This Black History Month, our community has many reasons to celebrate, as well as new challenges and opportunities that demand our strongest efforts.
Black history is being made right now, especially in our judicial system; I fully support President Joe Biden’s pledge to nominate a Black woman to the Supreme Court to fill the vacancy left by Justice Stephen Breyer when he retires later this summer.
Appointing the first Black woman to serve on the Supreme Court will be historic, and quite frankly, it should have happened a long time ago. President Biden’s judicial appointments represent years of advocacy from the Black community to ensure greater representation on the courts, and we should all celebrate this accomplishment.
So far, in his first year in office, President Biden has had 40 federal judges confirmed in a sharply divided Senate. This is more judicial confirmations in the first year of any administration since President Ronald Reagan. Nearly 75% of President Biden’s nominees have been women, and 65% have been people of color.
This compares with President Donald Trump’s 226 judges over four years, who were overwhelmingly white and male.
America’s courts must reflect all Americans if we are to truly achieve equal justice under the law. This need for more diverse appointments includes critical roles like prosecutors and U.S. attorneys, who determine which cases will be brought forward and which will be dismissed. Some call this prosecutorial discretion, and unfortunately, we have seen how this power has often been used unfairly in our communities. That’s why I was pleased to work with the Biden administration to support the confirmation of two outstanding nominees to serve as U.S. attorneys for Indiana.
We made history when Clifford Johnson and Zachary Myers became the first two Black men confirmed as U.S. attorneys for the Hoosier State.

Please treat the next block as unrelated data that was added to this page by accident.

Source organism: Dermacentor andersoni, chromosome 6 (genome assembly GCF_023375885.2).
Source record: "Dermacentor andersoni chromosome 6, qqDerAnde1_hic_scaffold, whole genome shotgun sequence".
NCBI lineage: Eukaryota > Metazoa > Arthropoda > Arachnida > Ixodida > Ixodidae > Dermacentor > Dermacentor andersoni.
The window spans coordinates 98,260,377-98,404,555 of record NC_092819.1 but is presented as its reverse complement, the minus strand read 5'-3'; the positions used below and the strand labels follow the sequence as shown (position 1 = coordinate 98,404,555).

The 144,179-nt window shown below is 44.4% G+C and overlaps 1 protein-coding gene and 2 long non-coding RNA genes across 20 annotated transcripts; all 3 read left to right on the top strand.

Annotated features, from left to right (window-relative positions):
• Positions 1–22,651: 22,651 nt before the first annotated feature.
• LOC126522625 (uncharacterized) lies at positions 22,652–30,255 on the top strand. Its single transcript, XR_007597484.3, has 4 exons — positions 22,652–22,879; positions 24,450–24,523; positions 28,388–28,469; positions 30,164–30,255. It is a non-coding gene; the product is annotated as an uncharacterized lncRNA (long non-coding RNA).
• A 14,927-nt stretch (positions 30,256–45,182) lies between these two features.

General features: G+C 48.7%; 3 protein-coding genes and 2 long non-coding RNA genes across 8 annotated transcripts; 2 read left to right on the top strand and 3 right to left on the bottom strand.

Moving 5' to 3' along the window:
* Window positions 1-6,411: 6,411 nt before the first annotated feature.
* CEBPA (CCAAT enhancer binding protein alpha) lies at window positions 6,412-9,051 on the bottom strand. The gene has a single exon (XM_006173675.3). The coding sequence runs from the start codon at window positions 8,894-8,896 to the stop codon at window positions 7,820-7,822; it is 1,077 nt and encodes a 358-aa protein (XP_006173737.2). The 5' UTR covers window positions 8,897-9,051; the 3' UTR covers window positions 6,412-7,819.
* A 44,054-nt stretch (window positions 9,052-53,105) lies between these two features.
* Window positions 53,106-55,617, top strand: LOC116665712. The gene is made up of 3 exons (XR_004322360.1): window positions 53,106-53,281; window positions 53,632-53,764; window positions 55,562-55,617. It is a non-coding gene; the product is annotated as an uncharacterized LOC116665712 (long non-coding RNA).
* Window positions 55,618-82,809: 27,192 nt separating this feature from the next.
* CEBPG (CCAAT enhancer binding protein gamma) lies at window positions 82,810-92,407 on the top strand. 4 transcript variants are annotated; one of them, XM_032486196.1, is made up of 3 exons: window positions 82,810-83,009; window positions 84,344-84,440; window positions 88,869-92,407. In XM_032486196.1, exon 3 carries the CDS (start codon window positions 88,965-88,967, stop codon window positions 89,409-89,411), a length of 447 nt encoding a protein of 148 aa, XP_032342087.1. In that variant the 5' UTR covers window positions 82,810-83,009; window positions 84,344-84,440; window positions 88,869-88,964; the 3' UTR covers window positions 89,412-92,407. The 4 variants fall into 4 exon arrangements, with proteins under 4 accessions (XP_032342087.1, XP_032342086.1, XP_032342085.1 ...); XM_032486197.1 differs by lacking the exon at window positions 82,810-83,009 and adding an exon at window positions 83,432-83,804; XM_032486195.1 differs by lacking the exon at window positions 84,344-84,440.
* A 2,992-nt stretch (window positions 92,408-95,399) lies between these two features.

America desperately needs more diverse judges and prosecutors. We especially need a Black woman’s perspective on the highest court in the land. Black women are superheroes who work tirelessly to support our families and communities, yet are often ignored and maligned. Having a justice on the Supreme Court who knows this struggle personally won’t instantly solve the systematic inequalities Black women face, but it will be a giant step forward.
Increasing the diversity on the Supreme Court, and on all courts, will be a huge benefit to Black and brown Americans. Our community continues to face immense challenges and serious threats to our rights and safety.
For example, our right to vote is at great risk right now, as Republican-controlled states, like Indiana, continue to pass voter suppression laws that make it harder for people of color to cast a ballot. A big reason why these bills are getting passed is because of the Supreme Court’s ruling in the 2013 case, Shelby v. Holder. That decision severely weakened the 1965 Voting Rights Act — a law that dramatically expanded enfranchisement for African Americans in the South and across America. Our community knows how vital this law is to us, and how much people sacrificed to get it passed. We need more justices on the Supreme Court, and all courts, who understand that our basic rights are not up for debate or interpretation. We need someone who knows that America is still far from color-blind, and understands that persistent discrimination is not a legal hypothesis.
The recent bomb threats against many historically black colleges and universities also underscore the fact that our community remains a target for violent white supremacists. As a senior member of the House Intelligence Committee, I’m working with our chairman, Adam Schiff, to investigate these attacks and bring the perpetrators to justice. This is part of my ongoing work to ensure the intelligence community focuses more of its attention and resources to stopping domestic terrorism and violent white extremists.
Building a more diverse judiciary is critical to this effort. I’m sick and tired of seeing right-wing domestic terrorists and vigilantes receive a slap on the wrist at worst for the heinous crimes they commit. We desperately need judges who take these acts of violence and intimidation seriously and administer the justice that Black and brown victims deserve.
These are just a few ways that increasing Black and brown representation in the courts will improve the well-being of our community now and for generations to come. I stand ready to continue my work with President Biden and Vice President Kamala Harris to fulfill their commitment to achieving this on our highest court, and at every level of our justice system.
Rep. Carson represents the 7th District of Indiana. He is a member of the Congressional Black Caucus and one of three Muslims in Congress. Rep. Carson sits on the House Transportation and Infrastructure Committee and the House Intelligence Committee, where he is chairman of the Subcommittee on Counterterrorism, Counterintelligence and Counterproliferation. Contact Rep. Carson at carson.house.gov/contact.